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CHAPTER IV.
Struggles in the Field.

The 10th of May is the anniversary of the capture of Ticondiroga and Crown Point by Cols. Allen, Arnold and Warner in the year 1775. They were the three “Black Crows” of the Northern Border.

There remains yet a stone bastion and part of the walls of this ancient colonial fortress, green grown with the moss and lichens of an hundred and fifty years. There is yet the outlines of a redoubt, stretching across the field where the Highlanders of Abercrombie's British army pressed forward, where Montcalm’s intrepid French formed in line behind earthern defense, against which the British broke in vain. This fort which had been built by the Baron Dieskau in 1755, when Canada, was prosperous beneath the ever-glorious golden lilies of France, was lifted up by the waters of Lake Champlain. as the “gateway of Canada.” From it there issued the few but valorous troops of France against the English possessions further south, penetrating at one time to Albany, which they burned. Towards it had marched by mountains, plain and shore the 16,000 veteran and provincial troops of Abercrombie of 1757. The next year the fort was abandoned by the French, and after Canada had passed to England by the Treaty of 1763, the fort was enlarged and strengthened by Lord Amherst, who built a road from it to Crown Point. The British officials, with their usual carelessness, did not seem to think that this fort with its 200 canon and immense quantities of supplies in 1775 would be an easy prey to the American colonists, for it was garrisoned by but 42 men commanded by Capt. Delaplace and a lieutenant. Crown Point had but 12 men under a sergeant, and the fort by . George was occupied only by the caretaker and his wife!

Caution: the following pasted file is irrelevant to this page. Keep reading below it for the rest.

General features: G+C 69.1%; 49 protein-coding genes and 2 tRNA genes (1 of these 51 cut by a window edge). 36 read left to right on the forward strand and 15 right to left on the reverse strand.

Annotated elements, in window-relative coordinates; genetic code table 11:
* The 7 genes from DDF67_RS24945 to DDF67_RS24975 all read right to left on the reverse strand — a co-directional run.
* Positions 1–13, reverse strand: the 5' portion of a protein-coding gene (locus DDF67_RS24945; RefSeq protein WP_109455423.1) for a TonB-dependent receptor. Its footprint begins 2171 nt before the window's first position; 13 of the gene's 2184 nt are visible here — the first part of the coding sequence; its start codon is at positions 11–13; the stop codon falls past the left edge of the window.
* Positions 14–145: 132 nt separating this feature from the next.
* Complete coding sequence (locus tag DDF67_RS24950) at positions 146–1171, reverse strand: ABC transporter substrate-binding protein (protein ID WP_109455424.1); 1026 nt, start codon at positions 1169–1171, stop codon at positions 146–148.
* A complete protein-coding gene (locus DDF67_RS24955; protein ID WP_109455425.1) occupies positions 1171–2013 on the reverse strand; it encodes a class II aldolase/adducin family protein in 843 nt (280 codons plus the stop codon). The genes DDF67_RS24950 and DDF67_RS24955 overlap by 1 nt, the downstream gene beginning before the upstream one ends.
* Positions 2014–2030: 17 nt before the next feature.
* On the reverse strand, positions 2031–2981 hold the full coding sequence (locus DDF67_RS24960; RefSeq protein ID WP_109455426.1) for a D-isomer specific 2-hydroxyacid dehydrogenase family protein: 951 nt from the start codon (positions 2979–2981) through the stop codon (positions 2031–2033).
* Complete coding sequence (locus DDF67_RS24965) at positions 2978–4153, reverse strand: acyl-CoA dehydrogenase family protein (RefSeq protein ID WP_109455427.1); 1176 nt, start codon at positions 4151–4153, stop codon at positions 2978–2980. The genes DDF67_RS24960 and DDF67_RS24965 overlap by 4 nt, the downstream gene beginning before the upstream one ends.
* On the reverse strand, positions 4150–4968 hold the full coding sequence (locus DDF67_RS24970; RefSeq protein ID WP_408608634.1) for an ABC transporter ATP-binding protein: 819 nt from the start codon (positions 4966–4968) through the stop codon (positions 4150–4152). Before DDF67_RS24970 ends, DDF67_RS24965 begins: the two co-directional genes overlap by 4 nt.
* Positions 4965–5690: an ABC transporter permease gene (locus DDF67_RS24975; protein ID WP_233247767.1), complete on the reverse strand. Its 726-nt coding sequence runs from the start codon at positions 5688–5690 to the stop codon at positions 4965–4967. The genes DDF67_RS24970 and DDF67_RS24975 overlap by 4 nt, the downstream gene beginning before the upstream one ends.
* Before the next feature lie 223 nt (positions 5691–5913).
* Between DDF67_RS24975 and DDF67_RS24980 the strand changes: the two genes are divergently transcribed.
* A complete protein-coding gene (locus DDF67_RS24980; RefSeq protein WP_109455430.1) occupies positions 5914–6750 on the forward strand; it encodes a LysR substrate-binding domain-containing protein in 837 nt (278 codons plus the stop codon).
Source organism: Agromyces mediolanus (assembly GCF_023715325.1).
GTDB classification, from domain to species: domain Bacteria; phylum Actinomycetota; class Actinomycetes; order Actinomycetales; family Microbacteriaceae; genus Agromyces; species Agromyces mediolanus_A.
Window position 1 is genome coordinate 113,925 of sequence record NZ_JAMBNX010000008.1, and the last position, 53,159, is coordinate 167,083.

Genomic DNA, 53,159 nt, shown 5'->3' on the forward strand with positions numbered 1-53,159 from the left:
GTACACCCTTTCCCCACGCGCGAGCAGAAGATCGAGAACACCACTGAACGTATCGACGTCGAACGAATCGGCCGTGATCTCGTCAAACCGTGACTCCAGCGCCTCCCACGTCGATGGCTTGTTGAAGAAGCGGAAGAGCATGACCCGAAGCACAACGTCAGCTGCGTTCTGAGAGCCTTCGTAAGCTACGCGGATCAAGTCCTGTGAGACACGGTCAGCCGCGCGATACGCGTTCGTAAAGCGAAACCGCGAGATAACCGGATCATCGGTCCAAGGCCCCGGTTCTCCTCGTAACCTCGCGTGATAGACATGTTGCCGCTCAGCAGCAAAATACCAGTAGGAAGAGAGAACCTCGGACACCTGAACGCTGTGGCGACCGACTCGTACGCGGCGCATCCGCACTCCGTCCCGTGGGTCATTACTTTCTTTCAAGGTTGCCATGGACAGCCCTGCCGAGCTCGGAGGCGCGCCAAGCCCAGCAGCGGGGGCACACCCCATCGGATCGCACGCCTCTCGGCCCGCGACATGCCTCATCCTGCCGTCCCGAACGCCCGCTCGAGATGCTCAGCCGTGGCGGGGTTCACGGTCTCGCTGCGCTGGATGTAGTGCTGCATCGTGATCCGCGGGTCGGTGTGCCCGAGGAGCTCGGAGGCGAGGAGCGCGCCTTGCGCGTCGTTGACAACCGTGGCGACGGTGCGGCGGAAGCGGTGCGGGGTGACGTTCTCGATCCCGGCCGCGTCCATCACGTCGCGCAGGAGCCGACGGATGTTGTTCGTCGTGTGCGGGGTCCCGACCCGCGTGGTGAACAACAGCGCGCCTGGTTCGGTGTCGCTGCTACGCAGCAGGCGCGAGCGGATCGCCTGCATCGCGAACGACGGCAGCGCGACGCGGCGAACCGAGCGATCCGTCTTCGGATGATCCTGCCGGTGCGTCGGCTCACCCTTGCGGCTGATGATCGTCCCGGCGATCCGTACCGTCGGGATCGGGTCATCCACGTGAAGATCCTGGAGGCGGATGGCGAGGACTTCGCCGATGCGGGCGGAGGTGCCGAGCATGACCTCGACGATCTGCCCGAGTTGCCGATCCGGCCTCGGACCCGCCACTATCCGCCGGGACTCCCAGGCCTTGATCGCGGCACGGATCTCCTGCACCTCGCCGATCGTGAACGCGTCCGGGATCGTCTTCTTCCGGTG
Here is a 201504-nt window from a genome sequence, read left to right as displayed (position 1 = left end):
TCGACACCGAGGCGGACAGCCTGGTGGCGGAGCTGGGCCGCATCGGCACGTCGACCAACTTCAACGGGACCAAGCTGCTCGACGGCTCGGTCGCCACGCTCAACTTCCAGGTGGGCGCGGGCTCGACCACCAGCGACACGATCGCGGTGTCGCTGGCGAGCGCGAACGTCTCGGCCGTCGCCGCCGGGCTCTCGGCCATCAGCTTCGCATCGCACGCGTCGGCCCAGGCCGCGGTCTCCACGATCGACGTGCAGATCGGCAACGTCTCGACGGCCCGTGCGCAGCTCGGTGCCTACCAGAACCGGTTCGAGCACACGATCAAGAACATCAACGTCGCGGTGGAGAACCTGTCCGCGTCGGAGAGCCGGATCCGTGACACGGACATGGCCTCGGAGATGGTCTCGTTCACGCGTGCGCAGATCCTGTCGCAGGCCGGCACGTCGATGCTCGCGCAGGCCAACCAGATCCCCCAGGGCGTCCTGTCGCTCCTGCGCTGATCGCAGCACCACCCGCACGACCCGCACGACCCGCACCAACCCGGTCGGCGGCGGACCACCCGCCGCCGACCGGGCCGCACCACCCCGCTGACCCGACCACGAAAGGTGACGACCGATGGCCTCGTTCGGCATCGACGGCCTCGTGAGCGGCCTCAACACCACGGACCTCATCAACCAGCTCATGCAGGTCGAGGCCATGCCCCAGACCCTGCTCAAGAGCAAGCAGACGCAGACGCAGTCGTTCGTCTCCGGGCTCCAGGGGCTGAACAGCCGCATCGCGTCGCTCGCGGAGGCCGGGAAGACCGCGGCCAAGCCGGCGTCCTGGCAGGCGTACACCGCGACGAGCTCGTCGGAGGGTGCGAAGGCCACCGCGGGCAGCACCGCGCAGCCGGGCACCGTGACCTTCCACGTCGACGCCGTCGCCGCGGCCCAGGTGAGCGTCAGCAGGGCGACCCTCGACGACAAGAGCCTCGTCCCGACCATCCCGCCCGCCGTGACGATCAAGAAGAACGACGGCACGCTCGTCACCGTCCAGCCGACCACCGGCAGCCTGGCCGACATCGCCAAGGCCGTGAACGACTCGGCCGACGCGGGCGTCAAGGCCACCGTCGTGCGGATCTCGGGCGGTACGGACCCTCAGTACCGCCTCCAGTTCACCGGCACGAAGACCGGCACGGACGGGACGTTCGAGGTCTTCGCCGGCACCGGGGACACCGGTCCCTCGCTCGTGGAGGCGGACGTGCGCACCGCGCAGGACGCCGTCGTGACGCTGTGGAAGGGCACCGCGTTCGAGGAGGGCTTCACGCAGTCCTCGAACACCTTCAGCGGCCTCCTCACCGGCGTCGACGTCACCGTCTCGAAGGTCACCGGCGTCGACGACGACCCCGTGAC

In 1773 Gen. Haldimand, a Swiss mercenary in the pay of England, chief military authority in that part of the country, reported that there was no need of more than a nominal garrison. Because neither he thought, nor his fellows, that the American colonies would rebel against the Crown, however much they might “talk” rebellion.

Now there was one, John Brown, of Pittsfield, Mass., who had a secret mission to Montreal in March, 1775— where some English deserters were ready to join any attempt against the Crown that might happen. They were some of those who opened the gates of Montreal afterwards to Montgomery and furnished what is known as the 1st Canadian Regiment to Montgomery's invading army.